Staying dry in heavy rains can be a difficult challenge in which synthetic materials have found excellent application for.
However plastics have been proven to leach harmful chemicals with acute toxicity in water in very short periods of 24-72 hrs, (Lithner D, 2011). The lifespan and decomposition of plastic has created extreme ecological global problems. Plastic does not bio-degrade but instead degrades into micro-plastics resulting from environmental degradation, like UV radiation, and abrasion, the same way boulders become sand, (Dris, 2015). This rogue plastic is known to entangle wildlife or be consumed by wildlife, who confuse it for food often leading to starvation, (Mendoza, 2015). These degraded forms of plastic have been found in such small sizes that scanning electron microscopes were used to view them, (Mendoza, 2015). A single wash of synthetic material can produce 1900 fiber which directly enters the wastewater, (Dris, 2015).
Waxed canvas, Wool and rubber are three alternative options, as are woven plant fibers like grasses, palm leaves, cedar bark strips, and spruce roots.
Woven plant fibers like straw and cedar bark were both used traditionally in areas of high rain fall, along the coasts of Asia and Pacific Coat of British Columbia, as well as in other cultures around the word. Another example of Nature providing the essentials around you for what is needed.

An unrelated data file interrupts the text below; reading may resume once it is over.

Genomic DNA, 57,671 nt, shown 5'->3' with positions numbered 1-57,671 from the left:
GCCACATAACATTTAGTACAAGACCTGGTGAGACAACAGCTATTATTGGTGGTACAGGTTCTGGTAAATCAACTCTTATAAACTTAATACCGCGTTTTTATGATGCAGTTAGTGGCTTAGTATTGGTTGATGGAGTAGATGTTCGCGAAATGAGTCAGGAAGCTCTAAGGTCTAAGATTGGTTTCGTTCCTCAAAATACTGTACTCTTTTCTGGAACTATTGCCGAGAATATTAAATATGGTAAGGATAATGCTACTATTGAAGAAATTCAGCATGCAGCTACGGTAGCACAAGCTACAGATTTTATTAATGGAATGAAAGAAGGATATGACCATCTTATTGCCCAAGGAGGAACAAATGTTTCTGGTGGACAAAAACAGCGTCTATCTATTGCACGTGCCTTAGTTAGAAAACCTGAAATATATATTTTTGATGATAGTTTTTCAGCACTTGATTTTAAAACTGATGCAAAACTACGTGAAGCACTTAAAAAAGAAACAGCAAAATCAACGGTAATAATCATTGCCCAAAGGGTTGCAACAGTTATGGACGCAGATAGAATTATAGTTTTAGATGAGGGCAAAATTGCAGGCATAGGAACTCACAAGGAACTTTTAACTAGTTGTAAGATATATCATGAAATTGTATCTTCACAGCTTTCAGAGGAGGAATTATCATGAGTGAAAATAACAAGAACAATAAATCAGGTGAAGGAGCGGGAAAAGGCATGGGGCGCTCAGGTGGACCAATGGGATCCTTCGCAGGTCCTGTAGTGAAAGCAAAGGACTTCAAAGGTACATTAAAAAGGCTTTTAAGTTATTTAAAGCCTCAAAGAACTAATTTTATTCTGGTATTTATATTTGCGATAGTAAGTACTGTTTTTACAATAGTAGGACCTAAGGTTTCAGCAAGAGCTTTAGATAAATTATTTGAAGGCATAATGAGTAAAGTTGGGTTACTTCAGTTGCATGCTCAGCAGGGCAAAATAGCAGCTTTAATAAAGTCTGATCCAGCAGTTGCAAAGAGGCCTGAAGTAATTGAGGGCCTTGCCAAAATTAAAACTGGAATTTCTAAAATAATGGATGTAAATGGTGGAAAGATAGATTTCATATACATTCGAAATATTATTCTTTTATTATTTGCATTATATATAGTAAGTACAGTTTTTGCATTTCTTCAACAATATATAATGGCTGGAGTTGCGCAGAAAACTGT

These fibers when woven together are highly water resistant causing raindrops to flows across the fibers of the mat.
Mino (straw cape) Japan.
Pacific Coast Haida
Kwakwaka’wakw woman with cedar bark hat and cloak. Photo: Edward S.
Haida, spruce root hat.
Dris, R., Imhof, H., Sanchez, W., Gasperi, J., Galgani, F., Tassin, B., & Laforsch, C. (2015). Beyond the ocean: Contamination of freshwater ecosystems with (micro-)plastic particles. Environ. Chem. Environmental Chemistry, 12(5), 539.
Lithner, D., Nordensvan, I., & Dave, G. (2011). Comparative acute toxicity of leachates from plastic products made of polypropylene, polyethylene, PVC, acrylonitrile–butadiene–styrene, and epoxy to Daphnia magna. Environmental Science and Pollution Research Environ Sci Pollut Res, 19(5), 1763-1772.
Mendoza, L. M., & Jones, P. R. (2015). Characterisation of microplastics and toxic chemicals extracted from microplastic samples from the North Pacific Gyre. Environ. Chem. Environmental Chemistry, 12(5), 611.